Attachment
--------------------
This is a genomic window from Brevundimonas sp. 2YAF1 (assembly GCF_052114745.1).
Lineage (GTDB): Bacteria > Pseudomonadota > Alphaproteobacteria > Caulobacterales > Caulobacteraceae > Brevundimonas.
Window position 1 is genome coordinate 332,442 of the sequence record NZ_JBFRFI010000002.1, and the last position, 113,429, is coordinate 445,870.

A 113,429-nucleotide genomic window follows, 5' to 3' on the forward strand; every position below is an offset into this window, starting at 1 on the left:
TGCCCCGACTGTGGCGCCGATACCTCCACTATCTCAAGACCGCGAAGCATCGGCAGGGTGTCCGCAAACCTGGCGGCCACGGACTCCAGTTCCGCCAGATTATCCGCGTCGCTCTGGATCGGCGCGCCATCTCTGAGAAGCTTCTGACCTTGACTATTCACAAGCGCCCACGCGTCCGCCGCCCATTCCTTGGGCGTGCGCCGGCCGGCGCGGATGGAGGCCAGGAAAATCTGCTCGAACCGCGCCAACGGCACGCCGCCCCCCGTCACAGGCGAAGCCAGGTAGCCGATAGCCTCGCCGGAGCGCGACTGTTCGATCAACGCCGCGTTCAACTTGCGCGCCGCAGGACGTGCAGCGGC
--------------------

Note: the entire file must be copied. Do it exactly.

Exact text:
This is a genomic window from Brevundimonas sp. 2YAF1 (assembly GCF_052114745.1).
Lineage (GTDB): Bacteria > Pseudomonadota > Alphaproteobacteria > Caulobacterales > Caulobacteraceae > Brevundimonas.
Window position 1 is genome coordinate 332,442 of the sequence record NZ_JBFRFI010000002.1, and the last position, 113,429, is coordinate 445,870.

A 113,429-nucleotide genomic window follows, 5' to 3' on the forward strand; every position below is an offset into this window, starting at 1 on the left:
TGCCCCGACTGTGGCGCCGATACCTCCACTATCTCAAGACCGCGAAGCATCGGCAGGGTGTCCGCAAACCTGGCGGCCACGGACTCCAGTTCCGCCAGATTATCCGCGTCGCTCTGGATCGGCGCGCCATCTCTGAGAAGCTTCTGACCTTGACTATTCACAAGCGCCCACGCGTCCGCCGCCCATTCCTTGGGCGTGCGCCGGCCGGCGCGGATGGAGGCCAGGAAAATCTGCTCGAACCGCGCCAACGGCACGCCGCCCCCCGTCACAGGCGAAGCCAGGTAGCCGATAGCCTCGCCGGAGCGCGACTGTTCGATCAACGCCGCGTTCAACTTGCGCGCCGCAGGACGTGCAGCGGC